What Is Polycystic Ovarian Syndrome (PCOS)?

What Happens to PCOS During Menopause?

Although ovarian function and hormone levels change as a woman goes through menopause, it does not mean that PCOS will disappear. This condition affects many systems in the body, not just the reproductive system. As a result, women with PCOS may still have excessive hair growth, male-pattern baldness, or thinning hair after menopause (in some cases, these effects may even become worse).
In addition, the risks for complications from PCOS, such as diabetes and heart disease, will increase as a woman gets older.

Preventing Complications

Women who have PCOS can help manage symptoms at an earlier age to help reduce the risk of having complications like diabetes and heart disease in the future. Rather than just focusing on one part of your disorder (such as getting pregnant), try to look at all of your symptoms. Talk to your healthcare provider about how to manage them. He or she may also recommend testing you for diabetes on a regular basis.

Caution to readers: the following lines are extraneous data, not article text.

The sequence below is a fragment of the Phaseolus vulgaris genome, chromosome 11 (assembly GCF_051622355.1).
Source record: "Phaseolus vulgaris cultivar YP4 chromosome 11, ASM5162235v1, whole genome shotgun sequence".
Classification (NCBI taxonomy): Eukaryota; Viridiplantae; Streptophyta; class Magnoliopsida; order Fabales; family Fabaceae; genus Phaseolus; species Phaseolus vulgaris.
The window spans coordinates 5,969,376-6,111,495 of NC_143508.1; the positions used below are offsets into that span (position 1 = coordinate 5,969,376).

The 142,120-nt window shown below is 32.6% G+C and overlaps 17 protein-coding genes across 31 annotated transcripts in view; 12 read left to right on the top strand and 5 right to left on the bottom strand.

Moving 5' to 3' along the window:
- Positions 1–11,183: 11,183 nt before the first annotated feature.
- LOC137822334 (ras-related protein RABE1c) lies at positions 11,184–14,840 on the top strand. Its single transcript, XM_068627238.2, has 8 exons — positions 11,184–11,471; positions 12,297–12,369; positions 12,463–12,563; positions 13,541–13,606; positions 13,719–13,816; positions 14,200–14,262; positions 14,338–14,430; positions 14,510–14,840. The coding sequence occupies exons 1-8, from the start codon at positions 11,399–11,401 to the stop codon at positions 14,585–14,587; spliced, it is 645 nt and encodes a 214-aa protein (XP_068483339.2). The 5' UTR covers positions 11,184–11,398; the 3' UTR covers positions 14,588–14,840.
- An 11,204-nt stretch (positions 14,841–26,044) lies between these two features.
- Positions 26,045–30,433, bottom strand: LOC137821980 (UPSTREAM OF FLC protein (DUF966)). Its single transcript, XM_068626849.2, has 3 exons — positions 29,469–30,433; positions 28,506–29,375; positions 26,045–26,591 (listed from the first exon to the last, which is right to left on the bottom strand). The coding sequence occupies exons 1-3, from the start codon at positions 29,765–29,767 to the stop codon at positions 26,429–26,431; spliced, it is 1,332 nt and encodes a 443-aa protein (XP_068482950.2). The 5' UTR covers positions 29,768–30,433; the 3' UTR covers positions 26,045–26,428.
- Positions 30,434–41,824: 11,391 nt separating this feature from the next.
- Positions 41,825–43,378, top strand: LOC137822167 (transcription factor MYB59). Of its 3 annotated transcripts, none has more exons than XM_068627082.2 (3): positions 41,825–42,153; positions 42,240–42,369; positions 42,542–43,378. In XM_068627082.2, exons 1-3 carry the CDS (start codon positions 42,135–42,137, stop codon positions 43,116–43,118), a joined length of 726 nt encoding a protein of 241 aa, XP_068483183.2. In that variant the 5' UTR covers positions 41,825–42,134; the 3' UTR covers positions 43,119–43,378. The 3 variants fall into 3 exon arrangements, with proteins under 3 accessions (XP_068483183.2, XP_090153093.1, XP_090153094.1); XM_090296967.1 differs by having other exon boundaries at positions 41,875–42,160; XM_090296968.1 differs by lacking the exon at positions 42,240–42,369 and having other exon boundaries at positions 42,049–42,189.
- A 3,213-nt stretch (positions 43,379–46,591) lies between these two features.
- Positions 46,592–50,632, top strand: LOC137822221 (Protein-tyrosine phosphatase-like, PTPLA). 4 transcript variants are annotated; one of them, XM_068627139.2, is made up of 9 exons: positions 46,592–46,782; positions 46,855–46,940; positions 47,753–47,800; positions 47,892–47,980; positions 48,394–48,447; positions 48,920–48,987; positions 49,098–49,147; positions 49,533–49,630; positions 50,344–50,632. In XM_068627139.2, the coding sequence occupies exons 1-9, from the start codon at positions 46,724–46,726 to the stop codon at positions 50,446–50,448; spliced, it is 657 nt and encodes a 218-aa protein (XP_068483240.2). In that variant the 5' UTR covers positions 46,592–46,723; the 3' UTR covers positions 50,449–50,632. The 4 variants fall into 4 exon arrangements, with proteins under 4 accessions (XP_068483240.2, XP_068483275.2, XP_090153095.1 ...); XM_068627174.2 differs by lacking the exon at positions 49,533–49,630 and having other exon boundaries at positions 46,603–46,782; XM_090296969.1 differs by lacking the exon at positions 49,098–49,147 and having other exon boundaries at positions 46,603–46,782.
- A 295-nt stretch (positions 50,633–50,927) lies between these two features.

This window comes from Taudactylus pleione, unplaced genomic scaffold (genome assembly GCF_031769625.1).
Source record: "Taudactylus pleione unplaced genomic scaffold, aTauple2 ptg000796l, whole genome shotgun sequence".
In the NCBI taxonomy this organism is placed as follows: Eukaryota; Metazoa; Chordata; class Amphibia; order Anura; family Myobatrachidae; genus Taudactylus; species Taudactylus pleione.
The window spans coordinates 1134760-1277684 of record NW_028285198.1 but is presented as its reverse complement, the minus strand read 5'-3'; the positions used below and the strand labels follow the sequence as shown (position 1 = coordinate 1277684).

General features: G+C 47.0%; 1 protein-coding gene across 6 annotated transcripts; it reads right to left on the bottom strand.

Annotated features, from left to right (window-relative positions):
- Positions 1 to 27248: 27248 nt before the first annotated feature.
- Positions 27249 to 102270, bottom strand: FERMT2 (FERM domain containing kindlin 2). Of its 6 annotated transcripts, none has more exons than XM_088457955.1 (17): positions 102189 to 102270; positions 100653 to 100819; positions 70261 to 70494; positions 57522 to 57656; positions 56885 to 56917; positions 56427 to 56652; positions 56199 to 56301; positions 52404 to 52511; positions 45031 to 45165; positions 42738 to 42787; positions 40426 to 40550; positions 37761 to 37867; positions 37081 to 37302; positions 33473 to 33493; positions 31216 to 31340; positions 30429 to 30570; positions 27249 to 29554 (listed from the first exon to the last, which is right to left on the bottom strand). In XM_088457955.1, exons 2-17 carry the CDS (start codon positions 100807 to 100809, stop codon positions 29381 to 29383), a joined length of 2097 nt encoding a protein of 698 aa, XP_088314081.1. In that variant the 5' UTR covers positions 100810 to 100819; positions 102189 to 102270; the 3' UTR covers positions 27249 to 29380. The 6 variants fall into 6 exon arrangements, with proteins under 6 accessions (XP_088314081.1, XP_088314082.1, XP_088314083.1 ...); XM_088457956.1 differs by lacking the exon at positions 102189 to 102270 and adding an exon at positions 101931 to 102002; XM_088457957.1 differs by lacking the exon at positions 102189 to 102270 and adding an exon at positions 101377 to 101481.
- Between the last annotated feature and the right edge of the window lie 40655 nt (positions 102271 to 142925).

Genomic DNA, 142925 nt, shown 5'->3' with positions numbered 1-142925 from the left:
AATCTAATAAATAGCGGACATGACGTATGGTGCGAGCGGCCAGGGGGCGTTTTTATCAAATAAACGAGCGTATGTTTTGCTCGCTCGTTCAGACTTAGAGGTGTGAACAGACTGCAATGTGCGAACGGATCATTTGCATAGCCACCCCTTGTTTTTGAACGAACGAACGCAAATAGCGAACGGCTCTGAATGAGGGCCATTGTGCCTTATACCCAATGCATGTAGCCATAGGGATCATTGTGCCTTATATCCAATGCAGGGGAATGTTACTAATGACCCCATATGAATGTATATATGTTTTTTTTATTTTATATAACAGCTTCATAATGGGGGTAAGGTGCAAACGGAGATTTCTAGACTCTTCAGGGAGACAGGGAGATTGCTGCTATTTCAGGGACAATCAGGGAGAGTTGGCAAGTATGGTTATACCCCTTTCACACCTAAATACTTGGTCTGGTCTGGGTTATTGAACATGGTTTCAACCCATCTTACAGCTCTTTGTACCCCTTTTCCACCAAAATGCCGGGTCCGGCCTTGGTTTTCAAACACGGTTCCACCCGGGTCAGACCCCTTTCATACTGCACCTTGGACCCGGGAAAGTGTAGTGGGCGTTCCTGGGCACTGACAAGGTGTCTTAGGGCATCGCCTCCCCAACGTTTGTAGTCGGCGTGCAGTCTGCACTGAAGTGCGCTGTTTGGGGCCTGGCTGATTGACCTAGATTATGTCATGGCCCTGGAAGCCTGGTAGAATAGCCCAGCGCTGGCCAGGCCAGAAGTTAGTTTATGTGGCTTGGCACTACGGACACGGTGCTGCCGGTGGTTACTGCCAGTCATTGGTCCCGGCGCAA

Other ways you can help manage PCOS include:
  • Eating right
  • Exercising on a regular basis
  • Not smoking.

Dealing With the Emotional Effects of PCOS

Women who have PCOS may run into many emotional issues due to the physical effects of this condition, as well as the effects that may not be as noticeable by others. Many women with PCOS may feel embarrassed by their appearance, worried about being able to get pregnant, or may even feel depressed.
If you are struggling with how to deal with the effects of this condition, it can help to seek counseling or a support group who can give you suggestions on how to cope with and manage it. These sources of help can also provide ways to help boost your self-esteem and ideas on how deal with the emotional and physical effects.
Last reviewed by: Arthur Schoenstadt, MD
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